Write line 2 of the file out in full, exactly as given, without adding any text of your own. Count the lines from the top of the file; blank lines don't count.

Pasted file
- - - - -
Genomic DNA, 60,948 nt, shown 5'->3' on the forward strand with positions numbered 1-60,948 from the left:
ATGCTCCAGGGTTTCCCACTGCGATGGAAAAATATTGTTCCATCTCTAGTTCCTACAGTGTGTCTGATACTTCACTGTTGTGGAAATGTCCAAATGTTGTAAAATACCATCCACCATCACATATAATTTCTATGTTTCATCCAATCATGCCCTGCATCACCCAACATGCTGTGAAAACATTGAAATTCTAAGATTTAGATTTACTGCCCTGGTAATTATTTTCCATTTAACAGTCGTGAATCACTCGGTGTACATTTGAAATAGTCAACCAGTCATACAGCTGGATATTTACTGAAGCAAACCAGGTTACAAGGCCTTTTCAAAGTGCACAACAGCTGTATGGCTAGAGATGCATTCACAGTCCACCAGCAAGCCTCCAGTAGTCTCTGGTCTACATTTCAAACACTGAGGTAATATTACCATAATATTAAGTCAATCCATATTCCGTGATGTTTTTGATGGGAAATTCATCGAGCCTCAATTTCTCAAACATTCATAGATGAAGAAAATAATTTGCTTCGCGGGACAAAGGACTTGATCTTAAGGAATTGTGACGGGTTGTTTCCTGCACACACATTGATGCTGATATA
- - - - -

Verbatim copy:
ATGCTCCAGGGTTTCCCACTGCGATGGAAAAATATTGTTCCATCTCTAGTTCCTACAGTGTGTCTGATACTTCACTGTTGTGGAAATGTCCAAATGTTGTAAAATACCATCCACCATCACATATAATTTCTATGTTTCATCCAATCATGCCCTGCATCACCCAACATGCTGTGAAAACATTGAAATTCTAAGATTTAGATTTACTGCCCTGGTAATTATTTTCCATTTAACAGTCGTGAATCACTCGGTGTACATTTGAAATAGTCAACCAGTCATACAGCTGGATATTTACTGAAGCAAACCAGGTTACAAGGCCTTTTCAAAGTGCACAACAGCTGTATGGCTAGAGATGCATTCACAGTCCACCAGCAAGCCTCCAGTAGTCTCTGGTCTACATTTCAAACACTGAGGTAATATTACCATAATATTAAGTCAATCCATATTCCGTGATGTTTTTGATGGGAAATTCATCGAGCCTCAATTTCTCAAACATTCATAGATGAAGAAAATAATTTGCTTCGCGGGACAAAGGACTTGATCTTAAGGAATTGTGACGGGTTGTTTCCTGCACACACATTGATGCTGATATA